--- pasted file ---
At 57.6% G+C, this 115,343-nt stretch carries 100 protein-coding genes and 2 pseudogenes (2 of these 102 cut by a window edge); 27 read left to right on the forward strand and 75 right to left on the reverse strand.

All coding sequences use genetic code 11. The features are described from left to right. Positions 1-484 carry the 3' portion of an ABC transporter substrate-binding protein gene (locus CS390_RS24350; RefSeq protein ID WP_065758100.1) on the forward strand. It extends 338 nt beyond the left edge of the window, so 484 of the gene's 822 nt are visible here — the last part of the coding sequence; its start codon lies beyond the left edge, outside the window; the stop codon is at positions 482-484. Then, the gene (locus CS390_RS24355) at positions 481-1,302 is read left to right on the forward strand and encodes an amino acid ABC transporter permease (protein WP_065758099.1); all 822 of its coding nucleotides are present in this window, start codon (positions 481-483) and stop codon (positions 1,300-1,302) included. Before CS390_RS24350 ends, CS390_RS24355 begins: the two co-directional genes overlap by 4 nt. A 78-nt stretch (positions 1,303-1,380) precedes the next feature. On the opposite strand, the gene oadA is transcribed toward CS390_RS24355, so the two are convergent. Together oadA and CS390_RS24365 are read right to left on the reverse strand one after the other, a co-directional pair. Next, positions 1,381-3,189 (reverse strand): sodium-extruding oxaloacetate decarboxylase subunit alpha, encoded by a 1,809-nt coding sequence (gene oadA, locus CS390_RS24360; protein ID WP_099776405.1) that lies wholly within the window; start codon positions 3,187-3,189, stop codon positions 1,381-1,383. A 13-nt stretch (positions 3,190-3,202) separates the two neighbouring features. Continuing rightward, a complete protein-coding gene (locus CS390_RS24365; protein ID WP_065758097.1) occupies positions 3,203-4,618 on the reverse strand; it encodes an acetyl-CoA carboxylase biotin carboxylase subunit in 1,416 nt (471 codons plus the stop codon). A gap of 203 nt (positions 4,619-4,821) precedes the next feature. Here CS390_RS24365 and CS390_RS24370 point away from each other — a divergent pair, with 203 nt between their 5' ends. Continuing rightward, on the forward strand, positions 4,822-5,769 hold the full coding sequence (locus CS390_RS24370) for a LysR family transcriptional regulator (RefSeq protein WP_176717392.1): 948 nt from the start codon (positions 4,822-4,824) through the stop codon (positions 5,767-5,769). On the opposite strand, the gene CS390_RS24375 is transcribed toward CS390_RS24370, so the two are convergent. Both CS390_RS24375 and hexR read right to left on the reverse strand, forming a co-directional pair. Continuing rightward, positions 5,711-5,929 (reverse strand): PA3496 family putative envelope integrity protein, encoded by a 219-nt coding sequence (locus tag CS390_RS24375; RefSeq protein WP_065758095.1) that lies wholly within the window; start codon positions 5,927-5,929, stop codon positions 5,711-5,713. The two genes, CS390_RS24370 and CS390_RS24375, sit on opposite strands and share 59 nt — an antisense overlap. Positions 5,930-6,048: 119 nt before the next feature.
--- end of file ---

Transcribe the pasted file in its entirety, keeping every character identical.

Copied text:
At 57.6% G+C, this 115,343-nt stretch carries 100 protein-coding genes and 2 pseudogenes (2 of these 102 cut by a window edge); 27 read left to right on the forward strand and 75 right to left on the reverse strand.

All coding sequences use genetic code 11. The features are described from left to right. Positions 1-484 carry the 3' portion of an ABC transporter substrate-binding protein gene (locus CS390_RS24350; RefSeq protein ID WP_065758100.1) on the forward strand. It extends 338 nt beyond the left edge of the window, so 484 of the gene's 822 nt are visible here — the last part of the coding sequence; its start codon lies beyond the left edge, outside the window; the stop codon is at positions 482-484. Then, the gene (locus CS390_RS24355) at positions 481-1,302 is read left to right on the forward strand and encodes an amino acid ABC transporter permease (protein WP_065758099.1); all 822 of its coding nucleotides are present in this window, start codon (positions 481-483) and stop codon (positions 1,300-1,302) included. Before CS390_RS24350 ends, CS390_RS24355 begins: the two co-directional genes overlap by 4 nt. A 78-nt stretch (positions 1,303-1,380) precedes the next feature. On the opposite strand, the gene oadA is transcribed toward CS390_RS24355, so the two are convergent. Together oadA and CS390_RS24365 are read right to left on the reverse strand one after the other, a co-directional pair. Next, positions 1,381-3,189 (reverse strand): sodium-extruding oxaloacetate decarboxylase subunit alpha, encoded by a 1,809-nt coding sequence (gene oadA, locus CS390_RS24360; protein ID WP_099776405.1) that lies wholly within the window; start codon positions 3,187-3,189, stop codon positions 1,381-1,383. A 13-nt stretch (positions 3,190-3,202) separates the two neighbouring features. Continuing rightward, a complete protein-coding gene (locus CS390_RS24365; protein ID WP_065758097.1) occupies positions 3,203-4,618 on the reverse strand; it encodes an acetyl-CoA carboxylase biotin carboxylase subunit in 1,416 nt (471 codons plus the stop codon). A gap of 203 nt (positions 4,619-4,821) precedes the next feature. Here CS390_RS24365 and CS390_RS24370 point away from each other — a divergent pair, with 203 nt between their 5' ends. Continuing rightward, on the forward strand, positions 4,822-5,769 hold the full coding sequence (locus CS390_RS24370) for a LysR family transcriptional regulator (RefSeq protein WP_176717392.1): 948 nt from the start codon (positions 4,822-4,824) through the stop codon (positions 5,767-5,769). On the opposite strand, the gene CS390_RS24375 is transcribed toward CS390_RS24370, so the two are convergent. Both CS390_RS24375 and hexR read right to left on the reverse strand, forming a co-directional pair. Continuing rightward, positions 5,711-5,929 (reverse strand): PA3496 family putative envelope integrity protein, encoded by a 219-nt coding sequence (locus tag CS390_RS24375; RefSeq protein WP_065758095.1) that lies wholly within the window; start codon positions 5,927-5,929, stop codon positions 5,711-5,713. The two genes, CS390_RS24370 and CS390_RS24375, sit on opposite strands and share 59 nt — an antisense overlap. Positions 5,930-6,048: 119 nt before the next feature.